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Buffett Too Big to Tiptoe Toward the Fire Escape


Monday’s commentary typically goes out before markets lurch back to life Sunday evening, but it appeared likely that the weakness we saw on Friday will continue and perhaps gain momentum. Rick’s Picks unfurled the yellow flag just in time Thursday night after the S&Ps and AAPL both failed to reach respective Hidden Pivot rally targets by crucial inches. Concerning the latter, Warren Buffett turns out to have dumped about 25% of Berkshire Hathaway’s $72 billion stake during the first quarter. [Late-breaking note:  I am now informed by my source that Berkshire Hathaway did not in fact sell a significant portion of its Apple holdings, at least not as of March 31. My hunch, however, is that Berkshire eventually will be shown to have sold quite a few shares of the stock as it rallied into the April window. RA] Well before this news, we had characterized Apple’s powerful bear rally as smart money unloading as much stock as possible into a short-covering panic. Buffett being Buffett, he and his ilk have been very careful about not dumping so much stock into the buying frenzy that it might risk overwhelming it. On the evidence, this is exactly what has been happening, and it seems all but certain that Buffett and the Masters of the Universe will continue to distribute stock as deftly as waning demand will allow.

With AAPL’s ascent to heedless levels, the smart guys will probably increase the supply commensurately. We are on record with a prediction that the shares will eventually trade for less than $100. Although Buffett and DaBoyz are not likely to be so bearish, they undoubtedly have the good sense to recognize that exiting above $250 is a time-limited opportunity that might never come again. In any event, Rick’s Picks remains bearish as all get-out because the company makes most of its money selling very pricey cell phones that long ago ceased to offer improvements with ‘wow factor’ and that until very recently were notorious for battery problems. As the world slips into recession-or-worse, the cult of buyers who ordinarily clamor for the latest model every few years will stop upgrading. Another problem is that all assembly work has been done in China and will have to be moved to some place where the labor force and facilities needed to do the job do not yet exist.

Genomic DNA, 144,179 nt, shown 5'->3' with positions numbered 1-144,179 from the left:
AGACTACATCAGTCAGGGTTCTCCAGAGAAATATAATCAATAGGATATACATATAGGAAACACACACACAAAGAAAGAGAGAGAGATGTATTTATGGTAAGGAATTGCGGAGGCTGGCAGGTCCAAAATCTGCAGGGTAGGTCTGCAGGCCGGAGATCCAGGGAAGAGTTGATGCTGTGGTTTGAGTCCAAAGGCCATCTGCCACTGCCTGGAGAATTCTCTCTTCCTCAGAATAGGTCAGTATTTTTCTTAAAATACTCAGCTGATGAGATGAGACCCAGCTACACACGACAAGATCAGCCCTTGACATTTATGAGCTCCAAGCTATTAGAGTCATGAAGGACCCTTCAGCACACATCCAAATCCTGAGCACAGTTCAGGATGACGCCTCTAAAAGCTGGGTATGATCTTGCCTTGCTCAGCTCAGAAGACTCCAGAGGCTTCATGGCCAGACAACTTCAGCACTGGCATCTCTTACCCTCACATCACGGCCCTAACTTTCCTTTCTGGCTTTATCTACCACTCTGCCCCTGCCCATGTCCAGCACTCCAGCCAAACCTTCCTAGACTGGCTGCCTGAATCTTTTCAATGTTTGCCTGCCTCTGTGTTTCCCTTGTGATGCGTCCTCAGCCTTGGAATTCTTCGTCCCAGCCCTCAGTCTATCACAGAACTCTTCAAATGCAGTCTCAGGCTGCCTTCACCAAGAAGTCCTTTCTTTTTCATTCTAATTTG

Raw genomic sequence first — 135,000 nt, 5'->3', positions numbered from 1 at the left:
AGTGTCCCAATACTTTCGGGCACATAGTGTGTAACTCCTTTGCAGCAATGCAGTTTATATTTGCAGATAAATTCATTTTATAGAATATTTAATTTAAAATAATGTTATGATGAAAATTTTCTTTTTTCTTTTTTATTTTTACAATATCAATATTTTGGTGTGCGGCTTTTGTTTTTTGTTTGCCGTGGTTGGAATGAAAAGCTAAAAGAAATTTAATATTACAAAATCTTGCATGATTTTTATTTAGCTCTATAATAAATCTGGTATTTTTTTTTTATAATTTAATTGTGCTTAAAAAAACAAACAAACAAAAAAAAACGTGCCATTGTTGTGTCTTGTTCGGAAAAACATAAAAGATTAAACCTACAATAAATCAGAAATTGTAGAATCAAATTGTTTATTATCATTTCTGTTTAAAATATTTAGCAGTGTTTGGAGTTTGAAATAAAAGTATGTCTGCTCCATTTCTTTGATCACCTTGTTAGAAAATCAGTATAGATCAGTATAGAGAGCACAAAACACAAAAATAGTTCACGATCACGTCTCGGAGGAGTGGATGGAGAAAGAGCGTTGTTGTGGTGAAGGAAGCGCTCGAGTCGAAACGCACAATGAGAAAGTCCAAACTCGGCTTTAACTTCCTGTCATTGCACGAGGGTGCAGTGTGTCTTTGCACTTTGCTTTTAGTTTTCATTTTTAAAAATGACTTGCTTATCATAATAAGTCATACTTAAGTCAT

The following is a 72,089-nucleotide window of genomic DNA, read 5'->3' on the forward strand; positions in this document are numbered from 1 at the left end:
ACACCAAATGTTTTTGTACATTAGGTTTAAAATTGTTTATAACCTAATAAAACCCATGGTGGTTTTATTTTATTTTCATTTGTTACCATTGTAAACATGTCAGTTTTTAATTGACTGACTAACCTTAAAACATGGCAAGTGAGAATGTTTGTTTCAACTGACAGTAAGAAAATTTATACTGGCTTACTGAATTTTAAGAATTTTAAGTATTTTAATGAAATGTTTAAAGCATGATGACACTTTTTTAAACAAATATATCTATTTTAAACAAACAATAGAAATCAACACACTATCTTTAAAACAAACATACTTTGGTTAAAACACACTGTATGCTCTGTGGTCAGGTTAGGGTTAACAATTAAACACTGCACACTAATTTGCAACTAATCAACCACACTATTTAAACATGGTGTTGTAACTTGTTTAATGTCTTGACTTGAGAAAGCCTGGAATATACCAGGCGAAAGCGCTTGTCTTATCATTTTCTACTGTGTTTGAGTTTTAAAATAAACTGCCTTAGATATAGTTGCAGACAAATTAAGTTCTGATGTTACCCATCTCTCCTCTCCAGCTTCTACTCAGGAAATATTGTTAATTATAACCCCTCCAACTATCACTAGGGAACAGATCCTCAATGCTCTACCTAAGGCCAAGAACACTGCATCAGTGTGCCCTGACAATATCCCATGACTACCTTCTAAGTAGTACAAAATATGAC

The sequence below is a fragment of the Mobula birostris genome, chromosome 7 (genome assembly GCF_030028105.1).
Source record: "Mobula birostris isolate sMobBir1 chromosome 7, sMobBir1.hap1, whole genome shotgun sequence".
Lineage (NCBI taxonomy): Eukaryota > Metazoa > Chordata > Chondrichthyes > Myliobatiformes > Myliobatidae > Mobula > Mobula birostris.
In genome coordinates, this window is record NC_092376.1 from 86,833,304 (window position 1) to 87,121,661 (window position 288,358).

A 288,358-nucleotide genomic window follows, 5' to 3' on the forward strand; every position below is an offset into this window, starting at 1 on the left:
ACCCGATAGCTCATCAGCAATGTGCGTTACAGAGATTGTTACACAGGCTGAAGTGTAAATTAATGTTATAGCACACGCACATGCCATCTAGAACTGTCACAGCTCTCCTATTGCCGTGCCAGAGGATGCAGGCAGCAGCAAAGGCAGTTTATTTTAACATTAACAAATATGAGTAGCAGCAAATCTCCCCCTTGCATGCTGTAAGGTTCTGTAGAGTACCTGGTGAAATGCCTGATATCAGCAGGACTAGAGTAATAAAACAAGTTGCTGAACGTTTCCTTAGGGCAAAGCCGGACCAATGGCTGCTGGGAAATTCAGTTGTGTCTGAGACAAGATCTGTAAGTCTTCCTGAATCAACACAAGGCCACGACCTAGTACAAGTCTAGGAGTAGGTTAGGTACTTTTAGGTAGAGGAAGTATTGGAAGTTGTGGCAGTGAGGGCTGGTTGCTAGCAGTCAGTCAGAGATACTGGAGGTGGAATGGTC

$181 Billion Hoard Could Vanish

AAPL at $100 would demonstrate a pernicious effect of deflation that might sound surreal. The company is sitting on a reported $181 billion cash hoard that would seem impregnable.  However, all of it could easily get sucked into the same deflationary sinkhole that is turning the Guvmint’s multi-trillion dollar stimulus into chopped liver as I write these words. Apple will do everything it can to support the stock as it falls from current levels to below $100, and that would naturally include share buybacks all the way down. Among the sellers will be Buffett and DaBoyz, to the extent that they will have been unable to unload their holdings into short-covering at these absurd heights. If Apple were to buy back, say, 20% of its float over time in an attempt to prop up the stock, the $181 billion could conceivably vanish overnight in the kind of spectacular air pocket that is certain to occur as this bear market unfolds.

In the meantime, the Sage of Omaha is decidedly less bullish than Larry Kudlow, who promised a ‘spectacular 2021’ on one of the Sunday talk shows.  Kudlow, director of the National Economic Council, has always made a good living cheerleading whatever the Administration that employed him was doing, and that’s why we shouldn’t take him too seriously.  But we can still appreciate the guy, since someone’s got to talk the bullish talk or economic reality would quickly become too depressing.  For his part, Buffett is not doing much cheerleading these days, putting his focus instead on the task of unloading vast quantities of stock before the bear market takes another leg down.  He says cash is the best place to be now and for the foreseeable future, and it’s hard to argue with that. We don’t envy him the task of maneuvering Berkshire in that direction before the bottom drops out.

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